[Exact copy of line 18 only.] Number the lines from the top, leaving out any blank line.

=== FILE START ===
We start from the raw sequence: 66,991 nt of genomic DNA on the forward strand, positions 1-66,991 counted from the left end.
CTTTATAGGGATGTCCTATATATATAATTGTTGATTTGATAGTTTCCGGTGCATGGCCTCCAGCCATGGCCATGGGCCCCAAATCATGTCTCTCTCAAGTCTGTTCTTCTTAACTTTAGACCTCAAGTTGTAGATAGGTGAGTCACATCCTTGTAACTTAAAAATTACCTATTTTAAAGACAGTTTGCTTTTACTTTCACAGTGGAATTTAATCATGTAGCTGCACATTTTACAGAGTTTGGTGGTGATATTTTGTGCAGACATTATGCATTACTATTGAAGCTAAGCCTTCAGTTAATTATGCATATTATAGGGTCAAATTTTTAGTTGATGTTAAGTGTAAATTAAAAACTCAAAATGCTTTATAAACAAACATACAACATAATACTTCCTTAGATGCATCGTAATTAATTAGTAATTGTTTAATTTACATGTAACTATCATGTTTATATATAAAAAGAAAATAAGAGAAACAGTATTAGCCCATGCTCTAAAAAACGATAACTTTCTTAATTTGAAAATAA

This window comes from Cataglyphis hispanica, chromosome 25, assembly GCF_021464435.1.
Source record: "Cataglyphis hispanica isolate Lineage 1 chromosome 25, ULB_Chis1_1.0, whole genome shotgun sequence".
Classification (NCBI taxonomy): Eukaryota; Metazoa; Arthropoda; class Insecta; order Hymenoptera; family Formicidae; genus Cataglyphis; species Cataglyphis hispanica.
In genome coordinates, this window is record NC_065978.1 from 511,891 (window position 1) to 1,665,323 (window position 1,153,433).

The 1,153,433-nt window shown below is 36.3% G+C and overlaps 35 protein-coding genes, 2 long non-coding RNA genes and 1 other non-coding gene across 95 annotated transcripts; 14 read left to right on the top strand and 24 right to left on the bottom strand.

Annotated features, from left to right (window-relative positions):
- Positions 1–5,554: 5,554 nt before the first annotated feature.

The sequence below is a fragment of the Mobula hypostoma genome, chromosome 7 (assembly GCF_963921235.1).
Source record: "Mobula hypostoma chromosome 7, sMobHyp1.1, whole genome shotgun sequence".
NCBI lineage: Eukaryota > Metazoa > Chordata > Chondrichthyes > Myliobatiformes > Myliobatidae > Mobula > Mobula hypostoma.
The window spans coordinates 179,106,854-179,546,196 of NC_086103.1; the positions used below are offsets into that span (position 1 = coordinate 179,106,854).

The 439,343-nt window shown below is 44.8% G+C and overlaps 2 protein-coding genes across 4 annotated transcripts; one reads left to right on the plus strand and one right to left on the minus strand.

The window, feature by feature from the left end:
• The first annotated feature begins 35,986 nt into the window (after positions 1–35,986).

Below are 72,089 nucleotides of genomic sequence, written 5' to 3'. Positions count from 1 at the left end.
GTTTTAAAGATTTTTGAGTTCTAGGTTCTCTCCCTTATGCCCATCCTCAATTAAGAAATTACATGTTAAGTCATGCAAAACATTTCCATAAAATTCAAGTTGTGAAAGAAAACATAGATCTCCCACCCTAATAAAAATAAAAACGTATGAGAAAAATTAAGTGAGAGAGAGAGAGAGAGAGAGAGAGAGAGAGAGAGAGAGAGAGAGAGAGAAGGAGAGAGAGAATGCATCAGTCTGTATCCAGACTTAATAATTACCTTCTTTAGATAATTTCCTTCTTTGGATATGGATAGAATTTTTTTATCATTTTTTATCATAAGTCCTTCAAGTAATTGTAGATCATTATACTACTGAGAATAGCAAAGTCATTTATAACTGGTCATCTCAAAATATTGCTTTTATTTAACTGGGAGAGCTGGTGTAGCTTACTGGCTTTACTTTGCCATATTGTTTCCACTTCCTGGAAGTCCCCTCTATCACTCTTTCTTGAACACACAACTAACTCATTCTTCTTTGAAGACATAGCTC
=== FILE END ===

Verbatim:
GTTTTAAAGATTTTTGAGTTCTAGGTTCTCTCCCTTATGCCCATCCTCAATTAAGAAATTACATGTTAAGTCATGCAAAACATTTCCATAAAATTCAAGTTGTGAAAGAAAACATAGATCTCCCACCCTAATAAAAATAAAAACGTATGAGAAAAATTAAGTGAGAGAGAGAGAGAGAGAGAGAGAGAGAGAGAGAGAGAGAGAGAGAGAGAAGGAGAGAGAGAATGCATCAGTCTGTATCCAGACTTAATAATTACCTTCTTTAGATAATTTCCTTCTTTGGATATGGATAGAATTTTTTTATCATTTTTTATCATAAGTCCTTCAAGTAATTGTAGATCATTATACTACTGAGAATAGCAAAGTCATTTATAACTGGTCATCTCAAAATATTGCTTTTATTTAACTGGGAGAGCTGGTGTAGCTTACTGGCTTTACTTTGCCATATTGTTTCCACTTCCTGGAAGTCCCCTCTATCACTCTTTCTTGAACACACAACTAACTCATTCTTCTTTGAAGACATAGCTC